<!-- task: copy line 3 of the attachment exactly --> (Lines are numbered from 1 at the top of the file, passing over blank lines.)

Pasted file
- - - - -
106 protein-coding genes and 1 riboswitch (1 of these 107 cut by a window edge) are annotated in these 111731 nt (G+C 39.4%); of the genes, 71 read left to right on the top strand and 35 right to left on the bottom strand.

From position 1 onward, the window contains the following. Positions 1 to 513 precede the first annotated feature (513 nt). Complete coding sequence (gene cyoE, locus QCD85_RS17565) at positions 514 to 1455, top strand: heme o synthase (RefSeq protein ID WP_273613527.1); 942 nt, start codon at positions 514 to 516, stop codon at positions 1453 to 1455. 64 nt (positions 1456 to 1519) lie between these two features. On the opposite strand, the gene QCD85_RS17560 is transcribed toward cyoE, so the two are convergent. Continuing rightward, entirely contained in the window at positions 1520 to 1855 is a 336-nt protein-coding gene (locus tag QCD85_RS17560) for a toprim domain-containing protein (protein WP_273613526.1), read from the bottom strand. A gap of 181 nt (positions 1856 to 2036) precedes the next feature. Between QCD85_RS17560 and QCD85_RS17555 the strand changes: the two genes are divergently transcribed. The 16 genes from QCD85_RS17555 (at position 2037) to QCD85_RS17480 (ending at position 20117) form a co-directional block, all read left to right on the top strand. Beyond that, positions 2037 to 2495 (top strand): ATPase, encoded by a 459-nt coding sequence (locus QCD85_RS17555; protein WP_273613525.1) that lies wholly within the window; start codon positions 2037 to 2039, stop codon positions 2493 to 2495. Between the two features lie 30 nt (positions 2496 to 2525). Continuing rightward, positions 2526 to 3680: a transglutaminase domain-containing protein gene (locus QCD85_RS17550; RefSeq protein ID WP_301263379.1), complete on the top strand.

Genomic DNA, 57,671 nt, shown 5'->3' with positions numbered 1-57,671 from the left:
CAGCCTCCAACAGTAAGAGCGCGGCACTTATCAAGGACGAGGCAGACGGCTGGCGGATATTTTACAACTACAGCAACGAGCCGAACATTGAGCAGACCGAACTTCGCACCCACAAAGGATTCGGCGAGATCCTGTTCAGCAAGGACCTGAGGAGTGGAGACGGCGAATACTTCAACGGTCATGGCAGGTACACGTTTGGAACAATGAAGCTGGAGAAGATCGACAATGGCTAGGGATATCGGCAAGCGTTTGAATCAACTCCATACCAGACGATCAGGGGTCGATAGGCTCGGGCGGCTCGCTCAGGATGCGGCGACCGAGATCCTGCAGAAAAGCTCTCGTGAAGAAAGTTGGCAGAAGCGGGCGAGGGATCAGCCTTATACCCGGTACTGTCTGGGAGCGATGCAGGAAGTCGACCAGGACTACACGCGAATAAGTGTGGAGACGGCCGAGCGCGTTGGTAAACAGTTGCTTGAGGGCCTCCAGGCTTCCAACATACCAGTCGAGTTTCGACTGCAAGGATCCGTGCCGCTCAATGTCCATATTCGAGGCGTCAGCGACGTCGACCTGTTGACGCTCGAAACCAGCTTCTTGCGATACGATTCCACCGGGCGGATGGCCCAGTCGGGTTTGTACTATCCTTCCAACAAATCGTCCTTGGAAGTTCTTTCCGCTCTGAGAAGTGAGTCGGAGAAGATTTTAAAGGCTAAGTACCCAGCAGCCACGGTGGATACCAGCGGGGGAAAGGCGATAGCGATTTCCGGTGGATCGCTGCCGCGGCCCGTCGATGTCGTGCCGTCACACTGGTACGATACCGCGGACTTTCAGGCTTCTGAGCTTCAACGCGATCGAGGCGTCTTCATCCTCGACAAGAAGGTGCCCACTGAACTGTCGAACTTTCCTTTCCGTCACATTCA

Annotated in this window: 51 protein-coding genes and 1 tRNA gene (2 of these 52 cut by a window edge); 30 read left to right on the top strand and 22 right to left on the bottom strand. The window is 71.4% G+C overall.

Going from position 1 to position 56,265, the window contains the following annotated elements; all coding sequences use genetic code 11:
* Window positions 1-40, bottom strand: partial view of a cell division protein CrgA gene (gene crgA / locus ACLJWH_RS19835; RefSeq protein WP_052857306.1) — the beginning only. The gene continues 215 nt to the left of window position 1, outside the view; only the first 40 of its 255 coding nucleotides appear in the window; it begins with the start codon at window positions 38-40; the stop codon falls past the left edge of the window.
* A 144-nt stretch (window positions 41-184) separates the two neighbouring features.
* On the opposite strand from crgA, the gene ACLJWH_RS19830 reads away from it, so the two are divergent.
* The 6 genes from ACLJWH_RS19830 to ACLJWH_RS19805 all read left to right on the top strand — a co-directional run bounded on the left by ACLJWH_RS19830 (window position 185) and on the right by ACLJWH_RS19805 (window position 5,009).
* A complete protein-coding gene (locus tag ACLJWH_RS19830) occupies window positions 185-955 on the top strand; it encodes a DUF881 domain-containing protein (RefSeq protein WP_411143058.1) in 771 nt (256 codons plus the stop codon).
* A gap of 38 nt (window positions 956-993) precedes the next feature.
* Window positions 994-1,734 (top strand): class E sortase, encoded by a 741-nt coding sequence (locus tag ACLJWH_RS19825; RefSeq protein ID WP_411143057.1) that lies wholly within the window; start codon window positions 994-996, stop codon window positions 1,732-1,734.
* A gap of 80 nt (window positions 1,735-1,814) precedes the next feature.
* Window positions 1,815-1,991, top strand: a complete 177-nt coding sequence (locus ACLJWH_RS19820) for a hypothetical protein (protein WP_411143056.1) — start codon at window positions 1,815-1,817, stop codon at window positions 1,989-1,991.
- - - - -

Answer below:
Genomic DNA, 57,671 nt, shown 5'->3' with positions numbered 1-57,671 from the left: